Maral Cavner, a founding member of Route 66 Rescue Inc., a no-kill animal shelter in Missouri, is currently studying to become a lawyer. After she receives her law degree, Maral Cavner intends to go into animal law and protect animal rights. As part of her personal and professional commitment to animal welfare, she carefully follows the latest developments around the nation.
The International Fund for Animal Welfare (IFAW) has developed an effective system for rescuing gray seals from entanglements in recent years. Entrapments in aquatic hazards are responsible for the deaths of 75 gray seals a year in the United States alone. When a gray seal becomes caught in a net or other obstacle, researchers track it and sedate it with a special dart. This requires great care, as seals often swim close enough to touch one another. Each dart emits a signal, allowing rescuers to track the animal as it begins to grow drowsy.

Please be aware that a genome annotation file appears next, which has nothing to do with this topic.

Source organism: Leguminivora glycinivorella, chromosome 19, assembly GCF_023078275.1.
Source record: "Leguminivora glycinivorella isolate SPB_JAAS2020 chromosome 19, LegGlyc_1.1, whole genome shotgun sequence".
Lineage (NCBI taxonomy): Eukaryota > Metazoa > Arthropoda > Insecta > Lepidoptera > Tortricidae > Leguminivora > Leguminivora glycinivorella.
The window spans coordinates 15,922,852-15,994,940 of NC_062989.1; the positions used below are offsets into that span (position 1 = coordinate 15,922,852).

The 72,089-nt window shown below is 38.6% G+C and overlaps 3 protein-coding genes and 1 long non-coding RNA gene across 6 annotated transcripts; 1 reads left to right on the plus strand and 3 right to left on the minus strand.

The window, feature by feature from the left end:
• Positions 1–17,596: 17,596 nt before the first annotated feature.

It takes about 10 minutes to fully sedate a 200- to 280-pound gray seal. Rescuers move in quickly, using special nets to safely lift the seal into a boat. Over the next 45 minutes, they remove the entanglement, treat any wounds, and attach a tag so they can track the animal and follow up later.
This technique, developed over years, has led to an increase in seal rescues recently. Rescuers were able to save three seals in three days during October of 2016, a new feat for IFAW teams. The organization hopes to refine the procedure even further in the near future and would like to be able to save more than one seal per day.